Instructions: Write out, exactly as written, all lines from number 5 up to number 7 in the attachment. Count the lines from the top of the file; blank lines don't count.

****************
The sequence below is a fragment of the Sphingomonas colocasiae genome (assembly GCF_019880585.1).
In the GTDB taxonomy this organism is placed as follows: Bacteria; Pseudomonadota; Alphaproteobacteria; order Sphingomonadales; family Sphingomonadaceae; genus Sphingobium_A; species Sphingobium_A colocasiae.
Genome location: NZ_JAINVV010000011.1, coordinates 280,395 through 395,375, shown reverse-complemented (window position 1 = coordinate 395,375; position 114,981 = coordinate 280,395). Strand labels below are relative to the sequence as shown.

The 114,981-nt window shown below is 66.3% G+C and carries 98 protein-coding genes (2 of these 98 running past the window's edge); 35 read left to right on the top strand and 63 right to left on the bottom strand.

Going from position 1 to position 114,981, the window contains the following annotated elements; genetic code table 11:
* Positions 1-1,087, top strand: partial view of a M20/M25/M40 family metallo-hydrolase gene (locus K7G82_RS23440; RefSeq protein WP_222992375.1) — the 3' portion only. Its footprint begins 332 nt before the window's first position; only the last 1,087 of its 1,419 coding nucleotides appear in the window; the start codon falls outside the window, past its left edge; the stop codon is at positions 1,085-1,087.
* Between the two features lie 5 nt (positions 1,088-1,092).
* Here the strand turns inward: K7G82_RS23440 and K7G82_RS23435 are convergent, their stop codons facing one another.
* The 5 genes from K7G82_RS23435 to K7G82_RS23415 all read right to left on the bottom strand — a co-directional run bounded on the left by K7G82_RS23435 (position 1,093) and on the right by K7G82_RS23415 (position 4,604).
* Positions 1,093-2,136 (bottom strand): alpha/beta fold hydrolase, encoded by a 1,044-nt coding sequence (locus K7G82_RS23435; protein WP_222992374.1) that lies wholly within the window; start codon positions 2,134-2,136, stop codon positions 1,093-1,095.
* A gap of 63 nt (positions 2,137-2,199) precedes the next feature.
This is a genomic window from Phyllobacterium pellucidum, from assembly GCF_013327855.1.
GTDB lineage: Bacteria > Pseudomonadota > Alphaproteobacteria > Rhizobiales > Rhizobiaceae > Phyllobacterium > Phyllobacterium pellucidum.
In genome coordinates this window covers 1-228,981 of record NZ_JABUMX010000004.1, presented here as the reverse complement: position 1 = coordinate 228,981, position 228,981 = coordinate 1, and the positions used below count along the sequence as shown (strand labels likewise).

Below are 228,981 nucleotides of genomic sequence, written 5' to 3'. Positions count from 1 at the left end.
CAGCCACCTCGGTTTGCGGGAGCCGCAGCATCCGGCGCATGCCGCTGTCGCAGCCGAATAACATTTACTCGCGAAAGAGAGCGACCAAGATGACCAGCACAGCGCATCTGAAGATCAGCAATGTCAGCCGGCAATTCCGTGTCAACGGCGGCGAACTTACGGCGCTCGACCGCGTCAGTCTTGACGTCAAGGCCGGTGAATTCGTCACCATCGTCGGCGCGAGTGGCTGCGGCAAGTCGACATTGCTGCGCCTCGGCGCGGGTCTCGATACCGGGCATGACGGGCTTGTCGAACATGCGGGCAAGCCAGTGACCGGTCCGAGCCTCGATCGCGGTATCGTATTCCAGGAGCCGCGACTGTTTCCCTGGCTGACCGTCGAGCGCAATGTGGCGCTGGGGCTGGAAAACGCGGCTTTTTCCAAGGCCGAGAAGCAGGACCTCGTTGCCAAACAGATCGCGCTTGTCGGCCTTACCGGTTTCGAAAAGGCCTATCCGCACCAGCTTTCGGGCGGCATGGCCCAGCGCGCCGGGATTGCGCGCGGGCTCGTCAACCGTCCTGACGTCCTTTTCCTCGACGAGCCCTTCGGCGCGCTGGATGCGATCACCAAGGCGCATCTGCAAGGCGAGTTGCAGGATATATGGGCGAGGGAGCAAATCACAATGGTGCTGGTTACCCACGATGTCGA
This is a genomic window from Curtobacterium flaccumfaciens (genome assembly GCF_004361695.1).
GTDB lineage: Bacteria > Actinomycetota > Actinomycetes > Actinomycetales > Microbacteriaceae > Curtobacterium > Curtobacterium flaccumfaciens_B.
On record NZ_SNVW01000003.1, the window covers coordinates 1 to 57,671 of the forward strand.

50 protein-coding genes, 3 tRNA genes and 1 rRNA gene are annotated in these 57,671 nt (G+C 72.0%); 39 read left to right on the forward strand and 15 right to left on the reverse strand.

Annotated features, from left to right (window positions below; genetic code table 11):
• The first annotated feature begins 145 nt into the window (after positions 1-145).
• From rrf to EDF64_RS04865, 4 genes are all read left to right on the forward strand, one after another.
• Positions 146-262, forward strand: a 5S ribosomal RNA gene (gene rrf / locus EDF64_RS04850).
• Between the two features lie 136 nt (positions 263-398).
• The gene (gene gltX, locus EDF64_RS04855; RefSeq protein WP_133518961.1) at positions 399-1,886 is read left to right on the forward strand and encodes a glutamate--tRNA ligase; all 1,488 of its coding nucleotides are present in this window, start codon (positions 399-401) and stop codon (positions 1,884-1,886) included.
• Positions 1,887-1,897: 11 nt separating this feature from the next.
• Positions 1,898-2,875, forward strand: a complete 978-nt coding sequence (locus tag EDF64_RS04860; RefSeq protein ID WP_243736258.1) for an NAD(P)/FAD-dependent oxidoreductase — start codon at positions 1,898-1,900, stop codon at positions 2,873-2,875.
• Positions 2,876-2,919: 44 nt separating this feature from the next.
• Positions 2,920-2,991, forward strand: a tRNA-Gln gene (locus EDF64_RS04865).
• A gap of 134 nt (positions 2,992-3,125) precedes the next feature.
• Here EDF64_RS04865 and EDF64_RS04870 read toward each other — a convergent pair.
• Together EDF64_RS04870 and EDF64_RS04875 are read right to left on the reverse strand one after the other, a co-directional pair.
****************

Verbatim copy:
Going from position 1 to position 114,981, the window contains the following annotated elements; genetic code table 11:
* Positions 1-1,087, top strand: partial view of a M20/M25/M40 family metallo-hydrolase gene (locus K7G82_RS23440; RefSeq protein WP_222992375.1) — the 3' portion only. Its footprint begins 332 nt before the window's first position; only the last 1,087 of its 1,419 coding nucleotides appear in the window; the start codon falls outside the window, past its left edge; the stop codon is at positions 1,085-1,087.
* Between the two features lie 5 nt (positions 1,088-1,092).